A refugium teeming with pods is certainly worth a try for anyone who is overwhelmed with broods of fry but nevertheless wants to give the newborns a chance, however slender that may be. The natural food of seahorse fry in the ocean is zooplankton, and research suggests that the bulk of this consists of larval copepods for many seahorse species.
The sort of simplified refugium-based rearing system you’re contemplating is similar to a "natural nursery," as described below, Lelia:
The Natural Nursery.
This is a very small-scale, low-maintenance rearing system sometimes employed by harried home hobbyists who are too busy for the brutal feeding regimen and maintenance schedule most other nurseries require. Natural nurseries rely on lots of live rock for biofiltration and are usually set up more or less as a refugium would be. That means lots of macroalgae to provide natural filtration and no predators of any sort, which allows thriving populations of copepods, amphipods and other microfauna to build up over time. The idea is that the overworked aquarist can simply cull through his seahorse’s latest brood, release the hardiest of the newborns in the natural nursery, and allow them to fend for themselves. Sometimes a netful of newly hatched brine shrimp is added now and then to supplement the natural microfauna on which the fry survive, but this is done sporadically at best to stave off the appearance of hydroids and Aiptasia anemones that might otherwise rapidly take over the nursery. The natural filtration provided by the live rock and beds of macroalgae reduces the need for water changes to a minimum and feeding is drastically curtailed compared to other types of nurseries.
As you might expect, most of the fry are lost during the first week or two with this method, but some may manage to find enough natural fodder to survive and it’s not uncommon for a few of them to thrive on their own. That’s all the hobbyist is hoping for with this system and such meager survivorship is considered a victory, since the only alternative in many cases is to sacrifice the entire brood without attempting any rearing whatsoever.
This method of rearing is most successful when the natural nursery/refugium is large and the number of fry it is asked to support is small. For instance, Liisa Coit has used a 5-foot seagrass refugium this way quite successfully when rearing dwarf seahorses (Coit, pers. com.). It is best suited for raising benthic seahorse fry but is also worth a try for raising pelagic fry when there is no other alternative. <Close quote>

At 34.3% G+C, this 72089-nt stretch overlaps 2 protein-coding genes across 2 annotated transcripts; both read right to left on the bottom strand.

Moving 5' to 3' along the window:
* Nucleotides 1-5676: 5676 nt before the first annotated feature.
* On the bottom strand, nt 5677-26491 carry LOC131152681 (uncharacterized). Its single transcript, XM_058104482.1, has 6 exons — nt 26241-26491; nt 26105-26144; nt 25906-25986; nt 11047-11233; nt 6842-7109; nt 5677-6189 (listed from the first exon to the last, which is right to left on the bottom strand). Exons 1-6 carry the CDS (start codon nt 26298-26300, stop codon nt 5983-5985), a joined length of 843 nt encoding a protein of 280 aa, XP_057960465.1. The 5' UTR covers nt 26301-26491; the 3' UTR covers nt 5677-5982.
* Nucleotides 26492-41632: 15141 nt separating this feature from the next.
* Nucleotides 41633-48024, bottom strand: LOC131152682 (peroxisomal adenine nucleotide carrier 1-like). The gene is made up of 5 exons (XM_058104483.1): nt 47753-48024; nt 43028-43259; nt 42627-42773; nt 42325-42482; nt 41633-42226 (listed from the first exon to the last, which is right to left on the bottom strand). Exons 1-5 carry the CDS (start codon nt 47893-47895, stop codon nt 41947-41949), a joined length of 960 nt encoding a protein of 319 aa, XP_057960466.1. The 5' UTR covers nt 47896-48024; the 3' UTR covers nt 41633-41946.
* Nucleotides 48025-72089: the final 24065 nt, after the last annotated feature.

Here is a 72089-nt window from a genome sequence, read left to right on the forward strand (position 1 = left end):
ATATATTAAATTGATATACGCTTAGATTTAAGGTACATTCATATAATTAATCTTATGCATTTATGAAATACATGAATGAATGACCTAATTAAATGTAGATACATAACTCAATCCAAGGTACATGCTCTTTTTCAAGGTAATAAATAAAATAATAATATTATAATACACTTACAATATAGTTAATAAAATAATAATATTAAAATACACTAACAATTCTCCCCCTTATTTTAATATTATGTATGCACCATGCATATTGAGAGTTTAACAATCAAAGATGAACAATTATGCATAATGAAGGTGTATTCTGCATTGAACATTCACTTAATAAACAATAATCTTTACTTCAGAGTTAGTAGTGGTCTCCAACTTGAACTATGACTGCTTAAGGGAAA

So attempting to rearing seahorse fry as you describe will result in very high mortalities, but it is far from hopeless, and it is not uncommon for one or two of the fry to hang in there against all odds and find enough natural fodder to grow and prosper. For example, Heather Hall maintained a rearing program for Hippocampus capensis at the London Zoo that was proving to be too successful, prompting a change in their rearing protocol. In order to keep from being overrun with captive-bred capensis, the Zoo was forced to resort to unusual methods to reduce the reproductive rate of their colony. She describes her experience raising these bountiful breeders as follows: "H. capensis is a relatively prolific species. Brood sizes average about 50 babies… Since survival rate is high with good husbandry and diet, it is easy to become overpopulated with animals. In order to avoid overpopulation we have tried different ways of managing the population in our collection. Separating the sexes was employed in several tanks. Sexes were kept isolated in groups of 20. We found that this led to many problems. The animals exhibited a number of stress signs: disease outbreaks increased and aggression was high between males. Females became swollen with eggs and suspected egg binding occurred. Respiration rates and twitching also increased. Therefore, we decided to separate the sexes of our seahorses no longer. Animals in the display tank are allowed to reproduce as normal, and young are only removed when required. Some young survive in the display tank, feeding on naturally available foods and make it to adulthood. To keep the generations turning over, we can remove up to 20 individuals and raise them in the holding tanks. They can be given special attention there and their growth monitored. This method has worked well for us" (Bull and Mitchell, 2002, p30).